US Capitol building

Spring Regulatory Agenda Issued. On May 22, 2019, the Office of Information and Regulatory Affairs (OIRA) released the administration’s Spring 2019 Unified Agenda of Regulatory and Deregulatory Actions. Before diving into the regulatory morass, there are a few items of note regarding these regulatory agendas. First, as one might imagine, in order to publish something this lengthy, each agency likely submitted its respective agenda weeks or even months ago. Second, these deadlines are often aspirational, so these target dates may not be accurate. Set forth below are a few highlights of what we can expect in the regulatory arena in the months ahead.

U.S. Department of Labor (DOL)

  • Overtime, Joint Employer, Regular Rate. Unfortunately, the Wage and Hour Division (WHD) did not provide any timeline for when final rules on these matters may issue (more on the overtime matter below).
  • Association Retirement Plans. The Employee Benefits Security Administration is scheduled to issue a final rule in June 2019 “which would allow small businesses to band together to offer 401(k) plans to their employees.”
  • FMLA Regulations. In April 2020, the WHD is slated to issue a request for information (RFI) to “solicit comments on ways to improve its regulations under the FMLA.” Yes, this is 11 months in the future, but the Family and Medical Leave Act (FMLA) and its attendant issues (e.g., intermittent leave) continue to vex employers, so this bears watching.
  • OFCCP Transparency. In September 2019, the Office of Federal Contract Compliance Programs (OFCCP) will propose “to codify certain procedures and documents OFCCP uses to resolve potential violations of these laws by federal contractors and subcontractors.” This likely refers to various memoranda that OFCCP has issued over the last several months regarding transparency and efficiency of its investigations.

United States Citizenship and Immigration Services (USCIS)

  • H-4 EAD. USCIS is forecasting that it will issue a proposal to “remove from its regulations certain H-4 spouses of H-1B nonimmigrants as a class of aliens eligible for employment authorization” by the end of May 2019.
  • H-1B Reform. In August 2019, USCIS is expected to issue a proposal to revise the definitions of “specialty occupation,” “employment,” and the employer-employee relationship, as well as additional changes “designed to ensure employers pay appropriate wages to H-1B visa holders.”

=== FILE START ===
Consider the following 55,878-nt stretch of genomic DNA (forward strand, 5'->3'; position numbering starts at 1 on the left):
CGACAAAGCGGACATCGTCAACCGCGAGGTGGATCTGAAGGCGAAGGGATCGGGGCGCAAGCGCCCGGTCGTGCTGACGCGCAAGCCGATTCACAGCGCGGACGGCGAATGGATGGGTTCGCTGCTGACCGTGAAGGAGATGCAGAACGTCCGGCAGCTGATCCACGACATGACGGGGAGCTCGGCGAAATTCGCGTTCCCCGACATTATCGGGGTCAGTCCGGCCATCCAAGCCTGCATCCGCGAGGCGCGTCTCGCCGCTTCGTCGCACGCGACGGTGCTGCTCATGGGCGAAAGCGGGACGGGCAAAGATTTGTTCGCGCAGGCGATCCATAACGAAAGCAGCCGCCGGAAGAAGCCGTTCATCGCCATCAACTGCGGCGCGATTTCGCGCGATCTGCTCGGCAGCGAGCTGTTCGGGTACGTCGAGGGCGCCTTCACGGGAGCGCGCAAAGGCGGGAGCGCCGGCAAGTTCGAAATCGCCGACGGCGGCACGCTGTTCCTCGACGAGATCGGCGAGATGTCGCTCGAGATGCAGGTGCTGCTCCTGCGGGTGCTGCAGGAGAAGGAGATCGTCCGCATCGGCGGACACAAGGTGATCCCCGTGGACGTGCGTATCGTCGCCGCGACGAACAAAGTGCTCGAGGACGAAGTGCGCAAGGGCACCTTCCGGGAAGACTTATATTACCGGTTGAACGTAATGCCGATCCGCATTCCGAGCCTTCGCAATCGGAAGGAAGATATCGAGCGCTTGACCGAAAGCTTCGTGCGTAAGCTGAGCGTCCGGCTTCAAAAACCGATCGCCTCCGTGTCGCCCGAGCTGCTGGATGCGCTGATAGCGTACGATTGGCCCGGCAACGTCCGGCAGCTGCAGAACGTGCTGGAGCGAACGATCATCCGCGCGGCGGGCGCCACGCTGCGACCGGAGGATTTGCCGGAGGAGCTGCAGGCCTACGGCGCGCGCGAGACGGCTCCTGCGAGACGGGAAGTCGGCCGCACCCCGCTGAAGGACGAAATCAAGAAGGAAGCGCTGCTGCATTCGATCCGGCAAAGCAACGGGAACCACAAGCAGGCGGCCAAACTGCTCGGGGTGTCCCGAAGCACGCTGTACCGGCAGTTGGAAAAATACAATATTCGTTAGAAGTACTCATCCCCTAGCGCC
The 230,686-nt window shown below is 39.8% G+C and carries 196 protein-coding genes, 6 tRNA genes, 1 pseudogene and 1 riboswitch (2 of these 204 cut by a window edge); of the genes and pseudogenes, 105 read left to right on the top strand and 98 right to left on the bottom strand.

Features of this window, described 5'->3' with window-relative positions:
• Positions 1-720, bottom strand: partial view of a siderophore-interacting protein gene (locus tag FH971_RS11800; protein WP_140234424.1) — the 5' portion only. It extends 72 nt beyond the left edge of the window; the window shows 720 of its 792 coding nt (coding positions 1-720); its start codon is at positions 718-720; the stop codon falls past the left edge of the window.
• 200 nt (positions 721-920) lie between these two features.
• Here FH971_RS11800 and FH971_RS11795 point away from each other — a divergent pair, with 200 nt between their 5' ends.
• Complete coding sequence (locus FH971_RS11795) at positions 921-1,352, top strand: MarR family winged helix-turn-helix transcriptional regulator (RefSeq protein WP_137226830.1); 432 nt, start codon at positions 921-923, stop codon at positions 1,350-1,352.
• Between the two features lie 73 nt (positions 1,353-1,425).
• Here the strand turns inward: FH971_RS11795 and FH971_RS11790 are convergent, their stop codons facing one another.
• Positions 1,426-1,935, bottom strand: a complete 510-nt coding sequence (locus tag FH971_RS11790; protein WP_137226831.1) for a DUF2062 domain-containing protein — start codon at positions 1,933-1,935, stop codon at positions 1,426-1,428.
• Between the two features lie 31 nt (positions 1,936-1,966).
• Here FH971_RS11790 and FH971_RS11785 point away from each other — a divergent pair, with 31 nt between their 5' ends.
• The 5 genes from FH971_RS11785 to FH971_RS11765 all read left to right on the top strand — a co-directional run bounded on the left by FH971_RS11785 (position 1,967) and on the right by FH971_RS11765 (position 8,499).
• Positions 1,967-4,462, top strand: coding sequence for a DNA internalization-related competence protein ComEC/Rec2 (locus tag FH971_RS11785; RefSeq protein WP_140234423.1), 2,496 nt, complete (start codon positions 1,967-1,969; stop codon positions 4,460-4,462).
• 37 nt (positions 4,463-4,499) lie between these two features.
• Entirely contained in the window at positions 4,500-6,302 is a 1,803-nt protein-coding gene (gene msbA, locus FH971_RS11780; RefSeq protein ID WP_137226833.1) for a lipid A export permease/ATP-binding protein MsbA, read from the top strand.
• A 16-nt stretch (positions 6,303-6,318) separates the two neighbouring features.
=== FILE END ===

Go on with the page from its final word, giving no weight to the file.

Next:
• H-1B Registration Fee. In July 2019, USCIS will propose a fee requirement for H-1B registrations pursuant to its recently finalized electronic registration rule.

National Labor Relations Board

  • Joint Employer. Final action on the Board’s joint-employer proposal has been relegated to the “Long Term Actions” section of the agenda, which is reserved for initiatives in which the “agency does not expect to have a regulatory action within the 12 months after publication of this edition of the Unified Agenda.”
  • Union Representation Procedures. A proposed regulation addressing the Board’s standards on blocking charges, voluntary recognition, and Section 9(a) bargaining relationships in the construction industry is expected to issue in August 2019. The more generalized RFI on representation election regulations has been moved to “long term actions.”
  • Access Rule. In September 2019, the Board will issue a proposal “to establish the standards under the National Labor Relations Act (NLRA) for access to an employer’s private property.”
  • Student/Employee Status. In September 2019, the Board will issue a proposal “to establish the standard for determining whether students who perform services at a private college or university in connection with their studies are ‘employees’” under the NLRA.